We finished with our books last night. We’re getting rid of a couple hundred, and are probably only keeping three or four hundred. Considerably more than Marie Kondo’s thirty, but I expect we’re more of bibliophiles than she is and books bring us more joy.
It went a lot better than I was afraid it might. Getting the books down, as I showed in the last post, was pretty difficult and overwhelming, but after that, the sorting went really well.
The criteria, “Does this spark joy?” is such a great one, because it throws out the “shoulds” and “oughts” and can be immediately intuitively obvious what stays and what goes.
Because books are more or less communal property in our household, I asked my husband to go through the pile that did not spark joy in me to see if anything in it sparked joy in him. He kept half.
This could have been cause for argument, but that’s not the way the system works. If the answer is “Yes!” to “Does this spark joy?” then you keep it and you can’t argue with it.
It was funny, though, because as we were shelving the books, he did explain why he kept some of the books. I laughed and said that there was no need. Sparking joy is internal and it’s subjective and no-one can possibly argue with it. The only question we’re allowed to ask each other in this process is, “Are you sure this sparks joy?” If the person again says “Yes!” then ya can’t argue with that! It does and that’s the criteria by which we keep or discard.
We have about four or five empty or near-empty shelves that we’re going to use for storing other things that have not been stored properly like games and photo albums. It will be nice to get them out of piles and into proper places, but the photo albums, like other sentimental items, are going to be in the last category for sorting through.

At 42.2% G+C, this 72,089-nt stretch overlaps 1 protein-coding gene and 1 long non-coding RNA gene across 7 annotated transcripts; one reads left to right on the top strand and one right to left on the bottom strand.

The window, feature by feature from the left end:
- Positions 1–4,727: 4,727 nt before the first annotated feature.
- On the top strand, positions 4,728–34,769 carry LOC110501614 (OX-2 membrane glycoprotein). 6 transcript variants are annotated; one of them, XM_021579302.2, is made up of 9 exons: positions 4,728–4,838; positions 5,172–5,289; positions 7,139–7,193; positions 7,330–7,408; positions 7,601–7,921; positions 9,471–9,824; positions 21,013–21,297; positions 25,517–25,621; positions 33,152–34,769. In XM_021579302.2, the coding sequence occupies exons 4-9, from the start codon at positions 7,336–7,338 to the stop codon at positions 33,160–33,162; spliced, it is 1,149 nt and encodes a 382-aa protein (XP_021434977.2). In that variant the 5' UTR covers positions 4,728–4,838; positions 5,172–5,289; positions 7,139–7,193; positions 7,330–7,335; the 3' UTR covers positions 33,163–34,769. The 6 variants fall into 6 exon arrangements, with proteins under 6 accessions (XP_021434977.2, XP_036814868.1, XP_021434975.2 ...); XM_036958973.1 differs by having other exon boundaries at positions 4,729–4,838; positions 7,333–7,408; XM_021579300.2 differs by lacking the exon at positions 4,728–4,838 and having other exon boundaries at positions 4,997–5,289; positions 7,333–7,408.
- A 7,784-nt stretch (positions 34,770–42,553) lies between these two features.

I’m going to say that in terms of deciding what to keep, the Konmari method seems goofy on the surface, but is actually insidiously brilliant. By sorting by category, you do build your skill at making quick decisions about sparking joy or not, and you do it in such a way that you’re better at it when you start encountering the more difficult categories.
Next on my list is supposed to be skin care products. I am sure this is a much more onerous task for a single lady living in Tokyo than it will be for me. I have a bottle of skin lotion I like and a bottle of soap I like. I think that’s actually it, though I will faithfully go through my bathroom to find out.
In fact, I may just roll it all into makeup, hair ornaments, and toiletries, then declutter that way. The reality is that my most egregious clutter problem is handing on to some bottles of shampoo that don’t work for my hair and some hair ornaments that I am not really fond of.
After that, it’s going to be knitting and sewing supplies. That, I expect, will be quite the challenge even if my stash isn’t as huge as many.